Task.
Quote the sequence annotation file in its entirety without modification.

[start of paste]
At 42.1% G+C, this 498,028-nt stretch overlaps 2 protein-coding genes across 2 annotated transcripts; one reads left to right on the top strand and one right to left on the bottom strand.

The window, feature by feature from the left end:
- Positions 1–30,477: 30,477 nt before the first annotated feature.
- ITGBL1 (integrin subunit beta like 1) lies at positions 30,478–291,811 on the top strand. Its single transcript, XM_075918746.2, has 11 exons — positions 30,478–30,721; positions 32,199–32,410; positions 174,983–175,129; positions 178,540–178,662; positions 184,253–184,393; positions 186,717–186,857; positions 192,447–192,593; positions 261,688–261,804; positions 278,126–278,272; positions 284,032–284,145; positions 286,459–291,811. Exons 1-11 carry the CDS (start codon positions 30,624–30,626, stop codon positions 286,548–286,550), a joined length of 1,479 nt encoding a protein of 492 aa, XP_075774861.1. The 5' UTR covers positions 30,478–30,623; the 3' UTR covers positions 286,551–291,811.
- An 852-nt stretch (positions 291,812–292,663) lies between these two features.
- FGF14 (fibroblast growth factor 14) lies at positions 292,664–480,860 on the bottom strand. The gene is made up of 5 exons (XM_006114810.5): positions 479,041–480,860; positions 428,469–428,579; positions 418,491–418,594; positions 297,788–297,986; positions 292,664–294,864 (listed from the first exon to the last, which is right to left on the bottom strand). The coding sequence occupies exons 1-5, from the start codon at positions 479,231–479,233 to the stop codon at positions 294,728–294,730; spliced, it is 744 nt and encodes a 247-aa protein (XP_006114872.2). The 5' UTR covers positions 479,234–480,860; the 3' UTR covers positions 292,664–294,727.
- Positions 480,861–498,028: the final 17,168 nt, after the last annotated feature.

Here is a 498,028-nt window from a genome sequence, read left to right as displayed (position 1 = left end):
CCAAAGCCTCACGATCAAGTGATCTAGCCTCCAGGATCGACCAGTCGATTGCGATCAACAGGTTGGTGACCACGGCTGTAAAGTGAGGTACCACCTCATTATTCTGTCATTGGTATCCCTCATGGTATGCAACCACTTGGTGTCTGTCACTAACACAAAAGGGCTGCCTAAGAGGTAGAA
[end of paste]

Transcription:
At 42.1% G+C, this 498,028-nt stretch overlaps 2 protein-coding genes across 2 annotated transcripts; one reads left to right on the top strand and one right to left on the bottom strand.

The window, feature by feature from the left end:
- Positions 1–30,477: 30,477 nt before the first annotated feature.
- ITGBL1 (integrin subunit beta like 1) lies at positions 30,478–291,811 on the top strand. Its single transcript, XM_075918746.2, has 11 exons — positions 30,478–30,721; positions 32,199–32,410; positions 174,983–175,129; positions 178,540–178,662; positions 184,253–184,393; positions 186,717–186,857; positions 192,447–192,593; positions 261,688–261,804; positions 278,126–278,272; positions 284,032–284,145; positions 286,459–291,811. Exons 1-11 carry the CDS (start codon positions 30,624–30,626, stop codon positions 286,548–286,550), a joined length of 1,479 nt encoding a protein of 492 aa, XP_075774861.1. The 5' UTR covers positions 30,478–30,623; the 3' UTR covers positions 286,551–291,811.
- An 852-nt stretch (positions 291,812–292,663) lies between these two features.
- FGF14 (fibroblast growth factor 14) lies at positions 292,664–480,860 on the bottom strand. The gene is made up of 5 exons (XM_006114810.5): positions 479,041–480,860; positions 428,469–428,579; positions 418,491–418,594; positions 297,788–297,986; positions 292,664–294,864 (listed from the first exon to the last, which is right to left on the bottom strand). The coding sequence occupies exons 1-5, from the start codon at positions 479,231–479,233 to the stop codon at positions 294,728–294,730; spliced, it is 744 nt and encodes a 247-aa protein (XP_006114872.2). The 5' UTR covers positions 479,234–480,860; the 3' UTR covers positions 292,664–294,727.
- Positions 480,861–498,028: the final 17,168 nt, after the last annotated feature.

Here is a 498,028-nt window from a genome sequence, read left to right as displayed (position 1 = left end):
CCAAAGCCTCACGATCAAGTGATCTAGCCTCCAGGATCGACCAGTCGATTGCGATCAACAGGTTGGTGACCACGGCTGTAAAGTGAGGTACCACCTCATTATTCTGTCATTGGTATCCCTCATGGTATGCAACCACTTGGTGTCTGTCACTAACACAAAAGGGCTGCCTAAGAGGTAGAA